A few weeks ago, I complained about how Microsoft doesn't make content from its technical shows readily available. I still believe that Microsoft should publish—for free—all the content from its major shows. However, several readers pointed out that I didn't talk about the option that Mobiltape provides. Microsoft contracts with Mobiltape to provide show content in VHS or DVD formats, and you can purchase this resource even if you didn't attended the original show. The content is on the pricey side (e.g., the content for the 2001 Professional Developers Conference cost $999), but it's certainly less expensive than attending the event.

"For many years, I've made it a practice to purchase tapes and CD-ROMs and, now, the full-conference DVDs for the Microsoft Exchange Conference (MEC) and TechEd from Mobiltape," one reader told me. "For conferences I miss, \[these resources\] give me an opportunity to catch up at my own pace. And for conferences I attend, I feel less pressure to choose the right session when scheduling conflicts occur. I now choose my attendance at individual sessions based on whether I want to ask questions and leave my passive sessions until I get home with the DVDs."

"I buy one set and share it with my team," another reader commented. "Once a month, we select a course and watch it as a team over lunch. Even though Mobiltape needs to improve the quality of its DVDs, they're still worth their weight in gold."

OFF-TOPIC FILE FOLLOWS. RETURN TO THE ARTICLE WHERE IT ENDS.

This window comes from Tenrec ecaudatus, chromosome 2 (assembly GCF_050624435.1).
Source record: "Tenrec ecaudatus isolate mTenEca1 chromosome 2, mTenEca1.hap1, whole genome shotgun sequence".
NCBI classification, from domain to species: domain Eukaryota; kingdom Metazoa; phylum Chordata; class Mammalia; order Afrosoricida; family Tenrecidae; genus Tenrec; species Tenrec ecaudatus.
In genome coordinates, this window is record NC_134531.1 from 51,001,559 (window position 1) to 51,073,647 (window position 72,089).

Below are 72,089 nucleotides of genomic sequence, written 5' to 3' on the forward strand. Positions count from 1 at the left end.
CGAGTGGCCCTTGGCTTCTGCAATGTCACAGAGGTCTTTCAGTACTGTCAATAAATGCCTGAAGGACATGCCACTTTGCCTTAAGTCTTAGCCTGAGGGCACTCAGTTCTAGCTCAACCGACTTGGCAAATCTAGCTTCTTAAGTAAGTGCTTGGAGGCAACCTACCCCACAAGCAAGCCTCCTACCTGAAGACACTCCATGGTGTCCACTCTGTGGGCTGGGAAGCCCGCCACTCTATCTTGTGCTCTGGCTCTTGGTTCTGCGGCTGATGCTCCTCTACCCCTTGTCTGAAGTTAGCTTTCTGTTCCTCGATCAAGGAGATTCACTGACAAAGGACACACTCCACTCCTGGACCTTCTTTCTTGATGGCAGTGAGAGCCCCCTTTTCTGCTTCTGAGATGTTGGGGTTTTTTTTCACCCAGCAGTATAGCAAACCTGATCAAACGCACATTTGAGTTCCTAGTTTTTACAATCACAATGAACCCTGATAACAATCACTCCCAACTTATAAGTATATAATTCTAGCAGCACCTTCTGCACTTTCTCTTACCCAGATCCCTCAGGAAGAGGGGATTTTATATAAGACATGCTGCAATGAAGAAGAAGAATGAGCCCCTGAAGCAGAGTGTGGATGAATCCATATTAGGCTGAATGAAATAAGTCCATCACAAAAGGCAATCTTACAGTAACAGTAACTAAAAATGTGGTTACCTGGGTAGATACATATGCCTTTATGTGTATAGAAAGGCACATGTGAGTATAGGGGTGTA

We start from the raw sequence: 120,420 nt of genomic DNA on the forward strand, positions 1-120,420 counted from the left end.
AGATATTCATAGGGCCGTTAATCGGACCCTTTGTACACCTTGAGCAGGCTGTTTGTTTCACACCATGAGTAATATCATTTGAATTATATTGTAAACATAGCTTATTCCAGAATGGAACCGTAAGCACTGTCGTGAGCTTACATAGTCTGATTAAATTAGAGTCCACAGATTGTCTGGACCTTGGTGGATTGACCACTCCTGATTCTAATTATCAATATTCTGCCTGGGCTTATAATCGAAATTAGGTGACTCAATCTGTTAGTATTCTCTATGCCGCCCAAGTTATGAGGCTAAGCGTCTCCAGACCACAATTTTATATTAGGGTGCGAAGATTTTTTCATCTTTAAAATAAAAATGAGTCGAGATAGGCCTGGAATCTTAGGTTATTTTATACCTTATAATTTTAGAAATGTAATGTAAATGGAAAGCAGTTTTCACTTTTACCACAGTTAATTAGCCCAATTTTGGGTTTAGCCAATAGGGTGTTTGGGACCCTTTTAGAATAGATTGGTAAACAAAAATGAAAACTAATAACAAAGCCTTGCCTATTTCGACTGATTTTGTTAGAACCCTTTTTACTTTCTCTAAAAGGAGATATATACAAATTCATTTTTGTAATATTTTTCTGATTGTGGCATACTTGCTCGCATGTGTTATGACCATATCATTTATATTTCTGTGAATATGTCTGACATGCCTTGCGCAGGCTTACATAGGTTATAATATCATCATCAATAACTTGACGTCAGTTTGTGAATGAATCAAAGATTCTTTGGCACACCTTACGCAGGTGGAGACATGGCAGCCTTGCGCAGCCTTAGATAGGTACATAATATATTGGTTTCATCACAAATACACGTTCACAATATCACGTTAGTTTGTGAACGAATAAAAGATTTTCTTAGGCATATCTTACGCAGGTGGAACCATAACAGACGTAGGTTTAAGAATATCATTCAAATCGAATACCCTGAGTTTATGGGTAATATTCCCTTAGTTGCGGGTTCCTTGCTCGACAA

I haven't bought any Microsoft conference packages from Mobiltape, so I can't vouch for their quality. But the resource is a better option than missing an important session or conference. Even so, I maintain that it's in Microsoft's best interest to give this information away. I'm not naive. Microsoft's primary goal is to maximize value for its shareholders, and that means the company must make money. Conference content is valuable and can easily be sold for a tidy profit. However, Microsoft is a product and services company, not a conference company. For many years, Microsoft enterprise products have helped us build more powerful and robust solutions, but those new abilities come with a price. Building high-end, efficient Microsoft solutions can be difficult, and if the project fails, people tend to blame the tool rather than the craftsman.

Microsoft could make a few pennies selling conference content live and on DVD. But in the long run, the company will make more money by doing everything it can to educate the masses about the proper way to build and architect solutions using the latest Microsoft tools. Making conference content free and readily available is one way the company can help make that happen.